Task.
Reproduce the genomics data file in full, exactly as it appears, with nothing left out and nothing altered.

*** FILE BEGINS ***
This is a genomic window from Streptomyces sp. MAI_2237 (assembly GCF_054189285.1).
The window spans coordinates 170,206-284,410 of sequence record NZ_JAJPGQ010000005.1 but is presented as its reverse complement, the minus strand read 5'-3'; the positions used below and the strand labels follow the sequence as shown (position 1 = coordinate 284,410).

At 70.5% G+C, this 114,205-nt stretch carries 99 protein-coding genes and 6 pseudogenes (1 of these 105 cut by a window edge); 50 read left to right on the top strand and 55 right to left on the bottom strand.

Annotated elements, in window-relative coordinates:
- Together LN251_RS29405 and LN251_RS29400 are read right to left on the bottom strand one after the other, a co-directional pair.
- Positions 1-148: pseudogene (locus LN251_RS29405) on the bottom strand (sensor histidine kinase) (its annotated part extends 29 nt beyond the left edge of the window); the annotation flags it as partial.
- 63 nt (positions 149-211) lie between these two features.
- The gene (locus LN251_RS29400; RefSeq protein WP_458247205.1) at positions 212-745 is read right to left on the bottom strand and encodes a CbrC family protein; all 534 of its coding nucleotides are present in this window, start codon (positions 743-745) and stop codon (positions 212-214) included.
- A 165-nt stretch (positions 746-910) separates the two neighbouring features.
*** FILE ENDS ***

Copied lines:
This is a genomic window from Streptomyces sp. MAI_2237 (assembly GCF_054189285.1).
The window spans coordinates 170,206-284,410 of sequence record NZ_JAJPGQ010000005.1 but is presented as its reverse complement, the minus strand read 5'-3'; the positions used below and the strand labels follow the sequence as shown (position 1 = coordinate 284,410).

At 70.5% G+C, this 114,205-nt stretch carries 99 protein-coding genes and 6 pseudogenes (1 of these 105 cut by a window edge); 50 read left to right on the top strand and 55 right to left on the bottom strand.

Annotated elements, in window-relative coordinates:
- Together LN251_RS29405 and LN251_RS29400 are read right to left on the bottom strand one after the other, a co-directional pair.
- Positions 1-148: pseudogene (locus LN251_RS29405) on the bottom strand (sensor histidine kinase) (its annotated part extends 29 nt beyond the left edge of the window); the annotation flags it as partial.
- 63 nt (positions 149-211) lie between these two features.
- The gene (locus LN251_RS29400; RefSeq protein WP_458247205.1) at positions 212-745 is read right to left on the bottom strand and encodes a CbrC family protein; all 534 of its coding nucleotides are present in this window, start codon (positions 743-745) and stop codon (positions 212-214) included.
- A 165-nt stretch (positions 746-910) separates the two neighbouring features.